How might these teachings help you this Lent? find peace?
The Basilica of St John Lateran was dedicated by Pope Sylvester on November 9, 324. For nearly 1700 years, it has been the place of numerous worshiping communities, church councils, Bishops of Rome (Popes), fires, earthquakes, wars, barbarians, neglect, and reconstructions! It also has a “holy door” which is opened every 25 years to mark the beginning of the celebration of a jubilee year. It was originally known as the Church of Our Savior. Later it was renamed for the large baptistery in honor of St. John the Baptist that is also located there. It is called the “Mother-Church” because it was the first Christian church to be publicly dedicated. Before this, for almost 300 years, the Roman Empire had tried to wipe out Christianity through many severe persecutions. Then, in 324, Emperor Constantine granted Christians the right to worship publicly. After, Constantine’s conversion, the land and palace of the Laterini family owned by his wife, Fausta, was donated to the Bishop of Rome as his residence. This basilica was then built and dedicated. It became the first official Christian church building. Thus, it is a fitting symbol of our freedom as Christians and the abiding presence of God’s Spirit within the Church, God’s People.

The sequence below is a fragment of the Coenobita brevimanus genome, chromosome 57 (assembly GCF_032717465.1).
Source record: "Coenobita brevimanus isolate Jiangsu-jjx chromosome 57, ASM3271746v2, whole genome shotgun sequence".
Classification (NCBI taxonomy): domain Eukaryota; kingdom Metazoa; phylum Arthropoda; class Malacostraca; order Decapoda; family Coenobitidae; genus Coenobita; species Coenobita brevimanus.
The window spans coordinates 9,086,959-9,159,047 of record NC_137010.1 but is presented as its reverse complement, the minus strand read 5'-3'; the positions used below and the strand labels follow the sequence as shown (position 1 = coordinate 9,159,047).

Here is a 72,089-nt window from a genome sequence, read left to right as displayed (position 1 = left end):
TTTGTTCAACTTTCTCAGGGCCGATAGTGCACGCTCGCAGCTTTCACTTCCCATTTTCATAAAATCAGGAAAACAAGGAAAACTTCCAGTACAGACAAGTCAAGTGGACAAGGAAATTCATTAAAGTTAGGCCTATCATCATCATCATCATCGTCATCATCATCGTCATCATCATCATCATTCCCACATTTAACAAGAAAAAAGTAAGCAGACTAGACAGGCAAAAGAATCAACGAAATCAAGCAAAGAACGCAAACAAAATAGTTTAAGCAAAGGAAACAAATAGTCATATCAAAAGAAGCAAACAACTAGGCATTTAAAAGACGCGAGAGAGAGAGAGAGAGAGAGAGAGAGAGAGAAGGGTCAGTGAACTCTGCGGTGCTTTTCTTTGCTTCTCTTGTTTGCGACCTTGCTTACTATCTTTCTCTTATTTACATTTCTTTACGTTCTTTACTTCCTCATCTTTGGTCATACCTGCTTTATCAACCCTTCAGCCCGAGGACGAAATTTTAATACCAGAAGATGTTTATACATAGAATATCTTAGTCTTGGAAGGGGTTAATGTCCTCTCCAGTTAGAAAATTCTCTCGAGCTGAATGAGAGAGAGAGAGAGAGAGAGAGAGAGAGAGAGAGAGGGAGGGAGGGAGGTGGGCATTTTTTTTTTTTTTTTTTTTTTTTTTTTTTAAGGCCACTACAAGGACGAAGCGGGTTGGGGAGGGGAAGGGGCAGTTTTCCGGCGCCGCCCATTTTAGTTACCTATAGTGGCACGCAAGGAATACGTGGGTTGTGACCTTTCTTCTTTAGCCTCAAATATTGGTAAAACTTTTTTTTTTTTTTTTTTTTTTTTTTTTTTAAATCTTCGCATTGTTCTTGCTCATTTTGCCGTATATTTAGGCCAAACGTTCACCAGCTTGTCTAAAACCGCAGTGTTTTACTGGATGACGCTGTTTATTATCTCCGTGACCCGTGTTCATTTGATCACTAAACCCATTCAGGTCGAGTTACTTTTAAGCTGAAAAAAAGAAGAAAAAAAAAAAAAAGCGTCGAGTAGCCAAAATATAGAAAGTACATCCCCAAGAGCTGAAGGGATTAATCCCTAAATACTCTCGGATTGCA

We know the church is not the building, but there is something about a holy place that draws us in, helps us feel at home and gives a sense of belonging and unity. What do our church buildings mean to you?
1st Reading – Ezekiel 47:1-2, 8-9, 12
Ezekiel was a priest, prophet, mystic, poet, visionary and – some feel – a bit deranged. He certainly had his times of hallucinations. Yet, he was also attuned to the needs of the people of his time. He tried to help them face their failings and sins; then he tried to shore up their hopes when despair was near. (Celebrations, Nov. 1997, and 2003)
This is the hopeful side of Ezekiel that we see here. Although Ezekiel and his people are in exile, he offers them this vision of the temple, an idealized blueprint for the later rebuilding. Not only will this temple be filled with new life, but the river that flows from will heal the land and even turn salty ‘dead sea’ into fresh, living waters. The ‘sea’ was a symbol of chaos and evil . . . but this river of God’s presence can bring healing to all. (R. Fuller, “Scripture in Depth,” http://liturgy.slu.edu.)
God is a river, not just a stone
God is a wild, raging rapids
And a slow, meandering flow
God is a deep and narrow passage
And a peaceful, sandy shoal
God is the river, swimmer
So let go. ~Peter Mayer
2nd Reading – 1 Corinthians 3: 9-11